Woodstein U: Notes on the Mass Production and Questionable Education of Journalists

More than enough students are enrolled in journalism courses at this moment to replace every professional journalist now employed on an American newspaper. What explains this madcap scramble for jobs that don't exist, and how well are the students prepared? A veteran journalist reports on the state of America's schools of communications.
ARE JOURNALISM SCHOOLS NECESSARY? The Views of Editors and Pulitzer Prize–Winners

The people ordinarily expected to judge—the editors and news directors who do the hiring—say they have mixed but largely negative attitudestoward the value of journalism education.

Ron Semple, publisher of the Helena Independent-Record in Montana, said, "No one is hired directly from journalism schools on my newspaper. Ilet someone else knock the nonsense out of their heads.”

Semple mainly objects to elitism by journalism graduates.

“I go to meetings all over my community and I see reporters with working people, in community organizations. They no longer know how to get rapport with ordinary people. If we disdain the high school graduate who is a blue-collar worker then we alight as well give up. Reporters just don't know people like policemen and truck drivers anymore."

I wrote to the editors of 100 daily newspapers of above 25.000 circulation, the ten biggest in the country and ninety others taken at intervals from a list t of papers of descending size. Fifty-eight percent said they preferred journalism graduates. The editors of three of the biggest papers (Los Angeles Times, Chicago Tribune, and the Milwaukee Journal) said the preferred journalism graduates; the others (New York Daily News and Wall Street Journal among them) were indifferent.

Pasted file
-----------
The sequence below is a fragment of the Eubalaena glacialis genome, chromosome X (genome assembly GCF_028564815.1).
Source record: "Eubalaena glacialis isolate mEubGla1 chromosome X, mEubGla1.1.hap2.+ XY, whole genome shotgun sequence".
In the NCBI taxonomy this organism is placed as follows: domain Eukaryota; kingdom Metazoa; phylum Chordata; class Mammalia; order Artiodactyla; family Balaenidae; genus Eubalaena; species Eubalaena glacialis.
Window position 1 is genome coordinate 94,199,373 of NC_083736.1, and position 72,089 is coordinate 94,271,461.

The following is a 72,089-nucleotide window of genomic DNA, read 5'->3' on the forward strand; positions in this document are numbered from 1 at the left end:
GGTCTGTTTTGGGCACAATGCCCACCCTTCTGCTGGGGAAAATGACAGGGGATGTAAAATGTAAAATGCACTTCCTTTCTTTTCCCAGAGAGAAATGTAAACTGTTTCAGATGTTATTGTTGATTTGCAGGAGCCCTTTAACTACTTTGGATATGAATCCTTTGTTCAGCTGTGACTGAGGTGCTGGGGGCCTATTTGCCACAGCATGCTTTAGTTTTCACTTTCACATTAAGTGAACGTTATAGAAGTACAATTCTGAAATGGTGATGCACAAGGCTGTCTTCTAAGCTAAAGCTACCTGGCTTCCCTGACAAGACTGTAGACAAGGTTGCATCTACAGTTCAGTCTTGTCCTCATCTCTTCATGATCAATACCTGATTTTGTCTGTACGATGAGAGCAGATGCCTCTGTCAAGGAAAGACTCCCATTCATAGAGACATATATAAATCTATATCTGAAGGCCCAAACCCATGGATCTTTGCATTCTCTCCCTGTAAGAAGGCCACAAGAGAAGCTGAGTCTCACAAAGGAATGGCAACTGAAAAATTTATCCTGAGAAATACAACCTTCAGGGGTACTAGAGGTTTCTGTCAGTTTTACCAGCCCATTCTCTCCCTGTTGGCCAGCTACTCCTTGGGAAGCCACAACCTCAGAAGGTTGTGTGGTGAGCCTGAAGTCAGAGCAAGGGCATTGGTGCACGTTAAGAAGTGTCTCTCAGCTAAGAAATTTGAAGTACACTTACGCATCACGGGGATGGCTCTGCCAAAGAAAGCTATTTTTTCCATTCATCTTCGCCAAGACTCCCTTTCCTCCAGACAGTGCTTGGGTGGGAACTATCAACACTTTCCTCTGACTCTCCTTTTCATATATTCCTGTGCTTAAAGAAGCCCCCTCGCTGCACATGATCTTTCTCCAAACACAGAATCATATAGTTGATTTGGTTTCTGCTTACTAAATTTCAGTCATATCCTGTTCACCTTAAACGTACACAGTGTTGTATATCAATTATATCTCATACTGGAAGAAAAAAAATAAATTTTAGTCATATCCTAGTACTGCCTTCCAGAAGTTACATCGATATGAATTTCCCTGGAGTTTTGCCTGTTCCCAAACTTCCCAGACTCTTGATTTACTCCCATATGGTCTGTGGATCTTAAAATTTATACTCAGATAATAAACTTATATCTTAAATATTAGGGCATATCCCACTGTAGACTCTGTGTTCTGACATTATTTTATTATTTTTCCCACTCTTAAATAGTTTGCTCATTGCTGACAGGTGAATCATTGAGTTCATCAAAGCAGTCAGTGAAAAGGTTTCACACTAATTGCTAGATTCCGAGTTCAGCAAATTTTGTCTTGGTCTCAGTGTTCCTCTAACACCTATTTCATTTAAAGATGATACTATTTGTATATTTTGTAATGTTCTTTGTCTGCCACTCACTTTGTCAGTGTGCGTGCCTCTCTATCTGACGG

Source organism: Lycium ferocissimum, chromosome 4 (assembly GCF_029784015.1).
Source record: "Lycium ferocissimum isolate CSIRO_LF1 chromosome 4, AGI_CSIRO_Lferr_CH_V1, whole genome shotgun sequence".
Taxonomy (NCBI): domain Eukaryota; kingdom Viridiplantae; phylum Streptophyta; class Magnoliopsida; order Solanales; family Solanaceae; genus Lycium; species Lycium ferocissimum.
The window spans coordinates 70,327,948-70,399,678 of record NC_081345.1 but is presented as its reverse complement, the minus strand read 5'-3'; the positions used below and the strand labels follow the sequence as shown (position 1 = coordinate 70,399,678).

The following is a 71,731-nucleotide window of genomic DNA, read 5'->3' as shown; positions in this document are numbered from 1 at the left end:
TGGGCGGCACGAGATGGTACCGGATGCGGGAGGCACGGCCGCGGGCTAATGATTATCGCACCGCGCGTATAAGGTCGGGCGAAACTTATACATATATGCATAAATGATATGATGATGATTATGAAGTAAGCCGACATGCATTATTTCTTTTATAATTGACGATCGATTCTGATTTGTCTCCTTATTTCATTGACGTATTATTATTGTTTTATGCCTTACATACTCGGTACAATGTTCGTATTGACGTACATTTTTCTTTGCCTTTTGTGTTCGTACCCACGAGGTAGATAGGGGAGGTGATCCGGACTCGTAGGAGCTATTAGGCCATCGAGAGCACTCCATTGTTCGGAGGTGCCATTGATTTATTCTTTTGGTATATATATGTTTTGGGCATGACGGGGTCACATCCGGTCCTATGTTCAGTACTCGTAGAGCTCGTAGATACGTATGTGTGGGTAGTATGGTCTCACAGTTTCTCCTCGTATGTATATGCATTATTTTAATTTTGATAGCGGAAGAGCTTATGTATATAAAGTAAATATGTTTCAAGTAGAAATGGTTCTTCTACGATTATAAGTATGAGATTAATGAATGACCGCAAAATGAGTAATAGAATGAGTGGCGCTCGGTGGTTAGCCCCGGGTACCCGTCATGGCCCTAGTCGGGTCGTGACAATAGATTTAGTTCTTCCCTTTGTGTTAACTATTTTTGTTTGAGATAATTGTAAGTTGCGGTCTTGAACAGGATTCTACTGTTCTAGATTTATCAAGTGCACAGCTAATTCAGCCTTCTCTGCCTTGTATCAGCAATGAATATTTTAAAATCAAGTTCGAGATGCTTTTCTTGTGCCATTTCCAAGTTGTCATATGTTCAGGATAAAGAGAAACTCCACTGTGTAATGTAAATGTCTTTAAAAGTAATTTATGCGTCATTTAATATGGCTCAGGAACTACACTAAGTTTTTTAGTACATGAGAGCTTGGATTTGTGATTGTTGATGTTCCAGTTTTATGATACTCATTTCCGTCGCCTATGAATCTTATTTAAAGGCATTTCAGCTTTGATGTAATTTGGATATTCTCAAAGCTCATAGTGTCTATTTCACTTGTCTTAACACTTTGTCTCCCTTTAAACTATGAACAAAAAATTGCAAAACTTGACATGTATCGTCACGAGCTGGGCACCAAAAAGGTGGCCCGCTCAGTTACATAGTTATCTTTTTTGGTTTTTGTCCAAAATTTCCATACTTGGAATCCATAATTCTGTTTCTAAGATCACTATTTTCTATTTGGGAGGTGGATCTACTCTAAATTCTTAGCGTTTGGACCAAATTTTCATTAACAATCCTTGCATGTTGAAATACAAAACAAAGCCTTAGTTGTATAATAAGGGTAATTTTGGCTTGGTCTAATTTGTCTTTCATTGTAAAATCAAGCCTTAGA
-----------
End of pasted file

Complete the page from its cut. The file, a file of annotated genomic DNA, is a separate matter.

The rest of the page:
The editors rated as superior journalism schools the University of Missouri. Northwestern, and Columbia. In 1972 deans of professional schools rated the best journalism faculties in this order: Columbia, Stanford, Minnesota, Wisconsin, and Northwestern (lowest, Marshall, Louisiana State, San Fernando State). The most effective graduate programs were said to be, in order, Columbia, Minnesota, Northwestern, Stanford, and Missouri.

Whatever editors might say, they do hire journalism graduates. Sixty-five percent of their most recently hired reporters and an estimated 60 percent of their total professional staffs came from journalism schools. Larger papers seldom take on a reporter or editor directly from college. Published work and career experience are more relevant than place of education.

Michael O'Neil, editor of the largest paper in the country, the New York Daily News (circulation 1,900.000), expressed the sentiments of many editors, especially those of larger papers: "College years are a very precious period-one of the few times in life when you can concentrate fully on soaking up knowledge, developing thinking skills, forming judg- ments and points of view. If a student spends too much time learning the technical side of our busi- ness, then he or she may never again have the opportunity to build the intellectual stockpile needed for really productive work in later life…We can teach them the technical skills.”